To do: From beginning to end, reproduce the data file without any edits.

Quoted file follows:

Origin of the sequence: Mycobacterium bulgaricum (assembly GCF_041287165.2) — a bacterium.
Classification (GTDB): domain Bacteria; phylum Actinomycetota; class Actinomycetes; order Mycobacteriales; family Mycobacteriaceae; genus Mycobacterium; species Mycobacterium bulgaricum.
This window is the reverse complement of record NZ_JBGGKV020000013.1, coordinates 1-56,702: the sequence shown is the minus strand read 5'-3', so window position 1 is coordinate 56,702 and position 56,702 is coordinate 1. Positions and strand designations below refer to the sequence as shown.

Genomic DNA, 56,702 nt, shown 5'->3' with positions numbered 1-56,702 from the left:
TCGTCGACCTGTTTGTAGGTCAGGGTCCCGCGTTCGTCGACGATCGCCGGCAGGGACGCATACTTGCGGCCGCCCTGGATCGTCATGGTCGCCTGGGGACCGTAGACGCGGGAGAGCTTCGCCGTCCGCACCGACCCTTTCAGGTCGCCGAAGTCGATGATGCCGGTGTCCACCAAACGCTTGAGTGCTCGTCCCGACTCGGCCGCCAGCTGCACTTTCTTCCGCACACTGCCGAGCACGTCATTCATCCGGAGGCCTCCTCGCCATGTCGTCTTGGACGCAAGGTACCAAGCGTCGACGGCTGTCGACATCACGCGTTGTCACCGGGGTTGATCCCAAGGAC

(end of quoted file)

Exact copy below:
Origin of the sequence: Mycobacterium bulgaricum (assembly GCF_041287165.2) — a bacterium.
Classification (GTDB): domain Bacteria; phylum Actinomycetota; class Actinomycetes; order Mycobacteriales; family Mycobacteriaceae; genus Mycobacterium; species Mycobacterium bulgaricum.
This window is the reverse complement of record NZ_JBGGKV020000013.1, coordinates 1-56,702: the sequence shown is the minus strand read 5'-3', so window position 1 is coordinate 56,702 and position 56,702 is coordinate 1. Positions and strand designations below refer to the sequence as shown.

Genomic DNA, 56,702 nt, shown 5'->3' with positions numbered 1-56,702 from the left:
TCGTCGACCTGTTTGTAGGTCAGGGTCCCGCGTTCGTCGACGATCGCCGGCAGGGACGCATACTTGCGGCCGCCCTGGATCGTCATGGTCGCCTGGGGACCGTAGACGCGGGAGAGCTTCGCCGTCCGCACCGACCCTTTCAGGTCGCCGAAGTCGATGATGCCGGTGTCCACCAAACGCTTGAGTGCTCGTCCCGACTCGGCCGCCAGCTGCACTTTCTTCCGCACACTGCCGAGCACGTCATTCATCCGGAGGCCTCCTCGCCATGTCGTCTTGGACGCAAGGTACCAAGCGTCGACGGCTGTCGACATCACGCGTTGTCACCGGGGTTGATCCCAAGGAC